Measuring justice in machine learning
Massachusetts Institute of Technology. Department of Electrical Engineering and Computer Science.
Arvind Satyanarayan and Sally Haslanger.
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How can we build more just machine learning systems? To answer this question, we need to know both what justice is and how to tell whether one system is more or less just than another. That is, we need both a definition and a measure of justice. Theories of distributive justice hold that justice can be measured (in part) in terms of the fair distribution of benefits and burdens across people in society. Recently, the field known as fair machine learning has turned to John Rawls's theory of distributive justice for inspiration and operationalization. However, philosophers known as capability theorists have long argued that Rawls's theory uses the wrong measure of justice, thereby encoding biases against people with disabilities. If these theorists are right, is it possible to operationalize Rawls's theory in machine learning systems without also encoding its biases? In this paper, I draw on examples from fair machine learning to suggest that the answer to this question is no: the capability theorists' arguments against Rawls's theory carry over into machine learning systems. But capability theorists don't only argue that Rawls's theory uses the wrong measure, they also offer an alternative measure. Which measure of justice is right? And has fair machine learning been using the wrong one?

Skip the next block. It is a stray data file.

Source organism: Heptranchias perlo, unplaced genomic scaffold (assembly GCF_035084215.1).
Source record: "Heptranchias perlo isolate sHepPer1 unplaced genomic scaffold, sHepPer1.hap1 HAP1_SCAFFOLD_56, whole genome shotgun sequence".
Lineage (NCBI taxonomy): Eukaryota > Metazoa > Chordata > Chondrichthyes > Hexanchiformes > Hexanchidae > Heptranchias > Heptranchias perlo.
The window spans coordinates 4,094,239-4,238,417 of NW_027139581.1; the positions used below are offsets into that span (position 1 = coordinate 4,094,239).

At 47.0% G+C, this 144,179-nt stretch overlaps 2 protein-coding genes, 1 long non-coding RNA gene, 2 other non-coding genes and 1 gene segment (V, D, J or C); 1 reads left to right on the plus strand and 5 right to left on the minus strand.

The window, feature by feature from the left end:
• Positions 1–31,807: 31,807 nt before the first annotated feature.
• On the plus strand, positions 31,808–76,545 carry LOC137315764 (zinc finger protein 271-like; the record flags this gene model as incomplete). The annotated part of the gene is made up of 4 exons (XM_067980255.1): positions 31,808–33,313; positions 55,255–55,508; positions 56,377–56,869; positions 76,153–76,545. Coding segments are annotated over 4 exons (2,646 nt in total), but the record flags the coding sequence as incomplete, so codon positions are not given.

Thesis: S.M., Massachusetts Institute of Technology, Department of Electrical Engineering and Computer Science, September, 2020"September 2020." Cataloged from student-submitted PDF version of thesis.Includes bibliographical references (pages 29-36).
DepartmentMassachusetts Institute of Technology. Department of Electrical Engineering and Computer Science
Massachusetts Institute of Technology
Electrical Engineering and Computer Science.